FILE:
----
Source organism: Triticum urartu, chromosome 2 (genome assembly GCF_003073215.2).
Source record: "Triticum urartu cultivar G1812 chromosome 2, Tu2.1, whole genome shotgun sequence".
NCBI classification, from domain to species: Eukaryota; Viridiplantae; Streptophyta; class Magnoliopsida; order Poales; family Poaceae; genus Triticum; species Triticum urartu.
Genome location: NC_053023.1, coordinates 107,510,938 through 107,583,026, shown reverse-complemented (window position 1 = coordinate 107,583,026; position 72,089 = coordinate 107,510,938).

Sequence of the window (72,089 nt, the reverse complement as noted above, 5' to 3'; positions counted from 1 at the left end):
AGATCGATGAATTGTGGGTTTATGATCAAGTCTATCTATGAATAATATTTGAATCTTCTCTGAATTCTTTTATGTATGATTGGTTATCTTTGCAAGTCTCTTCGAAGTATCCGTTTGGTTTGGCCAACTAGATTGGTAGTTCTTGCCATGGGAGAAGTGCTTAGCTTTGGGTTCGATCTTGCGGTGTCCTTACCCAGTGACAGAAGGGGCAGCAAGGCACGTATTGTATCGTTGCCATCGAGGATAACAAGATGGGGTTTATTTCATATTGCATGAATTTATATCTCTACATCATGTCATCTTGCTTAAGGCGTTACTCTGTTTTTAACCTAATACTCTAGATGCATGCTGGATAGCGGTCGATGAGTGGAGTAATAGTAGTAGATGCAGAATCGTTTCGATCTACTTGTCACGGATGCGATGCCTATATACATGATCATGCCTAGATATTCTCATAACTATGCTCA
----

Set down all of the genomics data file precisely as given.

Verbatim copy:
Source organism: Triticum urartu, chromosome 2 (genome assembly GCF_003073215.2).
Source record: "Triticum urartu cultivar G1812 chromosome 2, Tu2.1, whole genome shotgun sequence".
NCBI classification, from domain to species: Eukaryota; Viridiplantae; Streptophyta; class Magnoliopsida; order Poales; family Poaceae; genus Triticum; species Triticum urartu.
Genome location: NC_053023.1, coordinates 107,510,938 through 107,583,026, shown reverse-complemented (window position 1 = coordinate 107,583,026; position 72,089 = coordinate 107,510,938).

Sequence of the window (72,089 nt, the reverse complement as noted above, 5' to 3'; positions counted from 1 at the left end):
AGATCGATGAATTGTGGGTTTATGATCAAGTCTATCTATGAATAATATTTGAATCTTCTCTGAATTCTTTTATGTATGATTGGTTATCTTTGCAAGTCTCTTCGAAGTATCCGTTTGGTTTGGCCAACTAGATTGGTAGTTCTTGCCATGGGAGAAGTGCTTAGCTTTGGGTTCGATCTTGCGGTGTCCTTACCCAGTGACAGAAGGGGCAGCAAGGCACGTATTGTATCGTTGCCATCGAGGATAACAAGATGGGGTTTATTTCATATTGCATGAATTTATATCTCTACATCATGTCATCTTGCTTAAGGCGTTACTCTGTTTTTAACCTAATACTCTAGATGCATGCTGGATAGCGGTCGATGAGTGGAGTAATAGTAGTAGATGCAGAATCGTTTCGATCTACTTGTCACGGATGCGATGCCTATATACATGATCATGCCTAGATATTCTCATAACTATGCTCA